[linux-lvm] write performance with active snapshot
ldickson at cuttedge.com
Mon Nov 10 15:11:40 UTC 2008
My guess is that you are getting the typical seek overhead. Have you tried
making a volume group out of two separate RAID arrays (driving different
spindles), and using lvdisplay --maps to make sure the parent volume is on
one array, the snapshot(s) on the other?
Cutting Edge Networked Storage
On 11/9/08, Peter Daum <gator_ml at yahoo.de> wrote:
> for an application I am just working on it looks like lvm snapshots would
> be just what I need as far as functionality is concerned. Unfortunately,
> I am experiencing such a massive degradation in performance, that the
> result is almost useless.
> I'm working on a fairly fast machine (Quadcore, 8GB RAM) with a big
> hardware RAID array and lvm2 (Debian Lenny; Linux 2.6.26-1-amd64;
> LVM version:2.02.39 (2008-06-27)
> Library version: 1.02.27 (2008-06-25)
> Driver version: 4.13.0)
> Sequentially writing to a file (ext3) on a logical volume, I get a
> sustained performance of ~ 250 MB/sec. When I create a snapshot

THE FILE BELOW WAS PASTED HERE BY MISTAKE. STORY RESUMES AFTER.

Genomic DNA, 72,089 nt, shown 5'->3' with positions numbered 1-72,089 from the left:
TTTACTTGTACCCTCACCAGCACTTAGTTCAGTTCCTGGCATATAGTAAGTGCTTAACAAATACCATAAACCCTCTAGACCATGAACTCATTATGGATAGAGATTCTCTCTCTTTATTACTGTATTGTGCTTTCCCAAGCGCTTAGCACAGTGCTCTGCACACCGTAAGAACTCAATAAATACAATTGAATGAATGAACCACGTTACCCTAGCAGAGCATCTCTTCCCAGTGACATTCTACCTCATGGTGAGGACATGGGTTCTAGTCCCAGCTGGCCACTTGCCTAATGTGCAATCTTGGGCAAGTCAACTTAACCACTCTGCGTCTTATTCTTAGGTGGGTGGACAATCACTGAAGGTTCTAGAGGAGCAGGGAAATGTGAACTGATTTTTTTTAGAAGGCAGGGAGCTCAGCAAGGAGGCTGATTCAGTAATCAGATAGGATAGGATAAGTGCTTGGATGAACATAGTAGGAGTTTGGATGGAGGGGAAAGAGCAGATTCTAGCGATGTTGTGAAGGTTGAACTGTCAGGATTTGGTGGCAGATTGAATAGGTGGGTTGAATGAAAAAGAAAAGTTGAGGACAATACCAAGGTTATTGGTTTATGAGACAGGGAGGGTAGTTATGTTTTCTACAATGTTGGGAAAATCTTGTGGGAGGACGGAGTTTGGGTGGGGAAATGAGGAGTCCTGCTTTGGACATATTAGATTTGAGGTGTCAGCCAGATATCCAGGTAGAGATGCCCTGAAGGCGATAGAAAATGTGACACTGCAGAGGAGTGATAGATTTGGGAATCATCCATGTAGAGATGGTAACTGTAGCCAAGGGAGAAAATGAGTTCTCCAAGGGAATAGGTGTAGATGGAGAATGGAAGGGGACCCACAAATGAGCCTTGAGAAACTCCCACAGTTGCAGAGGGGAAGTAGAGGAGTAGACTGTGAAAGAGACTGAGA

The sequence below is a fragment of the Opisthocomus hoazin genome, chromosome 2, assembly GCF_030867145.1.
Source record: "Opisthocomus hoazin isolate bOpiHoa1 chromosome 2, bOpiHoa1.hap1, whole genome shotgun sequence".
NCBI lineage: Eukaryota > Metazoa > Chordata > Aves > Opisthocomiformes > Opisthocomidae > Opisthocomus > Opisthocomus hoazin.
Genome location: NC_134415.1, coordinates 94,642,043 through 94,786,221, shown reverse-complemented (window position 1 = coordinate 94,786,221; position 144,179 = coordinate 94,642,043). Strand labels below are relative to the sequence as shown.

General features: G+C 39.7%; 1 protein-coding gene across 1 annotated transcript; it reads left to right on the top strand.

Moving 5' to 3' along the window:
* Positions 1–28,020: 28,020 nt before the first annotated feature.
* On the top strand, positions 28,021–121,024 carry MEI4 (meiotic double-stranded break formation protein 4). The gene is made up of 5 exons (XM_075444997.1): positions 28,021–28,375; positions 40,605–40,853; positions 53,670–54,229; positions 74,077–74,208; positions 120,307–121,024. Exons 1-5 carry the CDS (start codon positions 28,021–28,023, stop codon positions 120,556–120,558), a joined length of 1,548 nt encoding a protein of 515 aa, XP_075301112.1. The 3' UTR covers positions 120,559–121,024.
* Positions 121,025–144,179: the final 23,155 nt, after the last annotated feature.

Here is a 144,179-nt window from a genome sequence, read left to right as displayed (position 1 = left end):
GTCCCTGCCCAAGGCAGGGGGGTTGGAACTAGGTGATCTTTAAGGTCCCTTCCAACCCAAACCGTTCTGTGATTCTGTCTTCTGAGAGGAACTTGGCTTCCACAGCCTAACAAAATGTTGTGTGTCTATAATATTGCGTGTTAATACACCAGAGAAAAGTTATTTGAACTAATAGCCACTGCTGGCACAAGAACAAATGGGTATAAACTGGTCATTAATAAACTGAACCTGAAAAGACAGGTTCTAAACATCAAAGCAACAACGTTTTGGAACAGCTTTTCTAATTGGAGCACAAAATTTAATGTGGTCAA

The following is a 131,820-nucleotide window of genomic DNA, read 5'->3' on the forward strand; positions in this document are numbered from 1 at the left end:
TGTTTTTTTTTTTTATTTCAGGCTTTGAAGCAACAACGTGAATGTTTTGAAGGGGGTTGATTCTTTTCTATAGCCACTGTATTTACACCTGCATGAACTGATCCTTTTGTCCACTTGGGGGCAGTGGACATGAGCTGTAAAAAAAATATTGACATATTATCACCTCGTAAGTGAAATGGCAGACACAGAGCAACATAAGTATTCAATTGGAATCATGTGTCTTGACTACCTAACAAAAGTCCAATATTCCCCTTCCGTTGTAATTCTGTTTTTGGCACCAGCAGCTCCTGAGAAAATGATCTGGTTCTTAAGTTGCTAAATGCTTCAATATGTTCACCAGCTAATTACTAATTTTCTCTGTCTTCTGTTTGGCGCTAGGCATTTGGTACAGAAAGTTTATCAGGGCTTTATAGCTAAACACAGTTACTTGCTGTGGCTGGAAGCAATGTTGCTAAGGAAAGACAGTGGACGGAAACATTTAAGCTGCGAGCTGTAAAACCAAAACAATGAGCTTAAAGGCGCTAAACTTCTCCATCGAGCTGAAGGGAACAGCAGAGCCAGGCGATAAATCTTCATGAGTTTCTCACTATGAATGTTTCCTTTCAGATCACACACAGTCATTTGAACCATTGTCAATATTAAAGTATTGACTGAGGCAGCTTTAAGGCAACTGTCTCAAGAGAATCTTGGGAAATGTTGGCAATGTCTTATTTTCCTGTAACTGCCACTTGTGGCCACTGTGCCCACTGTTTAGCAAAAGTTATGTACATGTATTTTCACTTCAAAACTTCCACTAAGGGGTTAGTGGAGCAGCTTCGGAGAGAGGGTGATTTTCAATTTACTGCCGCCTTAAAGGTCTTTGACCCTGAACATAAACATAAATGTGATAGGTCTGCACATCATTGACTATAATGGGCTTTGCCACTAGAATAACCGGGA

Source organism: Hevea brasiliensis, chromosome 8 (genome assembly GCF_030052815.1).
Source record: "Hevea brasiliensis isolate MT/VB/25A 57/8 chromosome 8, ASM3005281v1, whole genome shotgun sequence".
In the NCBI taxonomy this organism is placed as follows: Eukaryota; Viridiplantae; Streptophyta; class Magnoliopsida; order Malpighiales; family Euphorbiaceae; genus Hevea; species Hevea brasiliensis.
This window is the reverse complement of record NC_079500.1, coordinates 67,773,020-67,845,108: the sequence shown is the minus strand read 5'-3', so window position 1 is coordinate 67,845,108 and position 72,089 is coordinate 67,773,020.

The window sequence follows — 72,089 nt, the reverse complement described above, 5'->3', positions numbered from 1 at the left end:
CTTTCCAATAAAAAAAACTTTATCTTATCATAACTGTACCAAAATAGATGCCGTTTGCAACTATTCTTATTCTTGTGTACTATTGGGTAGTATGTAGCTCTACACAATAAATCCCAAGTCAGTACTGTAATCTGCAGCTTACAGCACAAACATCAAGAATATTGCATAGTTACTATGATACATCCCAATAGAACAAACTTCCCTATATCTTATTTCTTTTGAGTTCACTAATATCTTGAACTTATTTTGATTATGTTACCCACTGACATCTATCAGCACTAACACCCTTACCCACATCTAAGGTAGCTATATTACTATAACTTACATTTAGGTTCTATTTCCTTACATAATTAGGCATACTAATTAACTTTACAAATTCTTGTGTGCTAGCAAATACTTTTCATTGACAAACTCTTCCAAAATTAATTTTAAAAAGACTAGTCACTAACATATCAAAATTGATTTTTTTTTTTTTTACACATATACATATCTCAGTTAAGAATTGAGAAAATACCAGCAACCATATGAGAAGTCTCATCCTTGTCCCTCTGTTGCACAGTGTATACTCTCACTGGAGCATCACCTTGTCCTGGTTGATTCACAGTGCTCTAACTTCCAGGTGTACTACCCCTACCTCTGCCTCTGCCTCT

> volume, the write throughput drops to 7-8 MB/secs (on the original
> volume; writing to the snapshot I see a significant degradation,
> but not nearly, as bad; read performance is o.k.).Is this "normal"
> or is there anything I can do to about it?
> I looked in this list and searched the WWW but couldn't find any
> concrete information on the performance impact of snapshots
> (except http://www.nikhef.nl/~dennisvd/lvmcrap.html).
> It seems like write performance should probably be less then 1/3
> of the original throughput, because every write to the source
> volume causes 3 I/O operations plus some overhead for meta data.
> More difficult to estimate would be the time lost by additional
> head movements. Still, a throughput degradation by a factor of 30
> seems pretty extreme.
> Any ideas?
> Peter Daum
> linux-lvm mailing list
> linux-lvm at redhat.com
> read the LVM HOW-TO at http://tldp.org/HOWTO/LVM-HOWTO/
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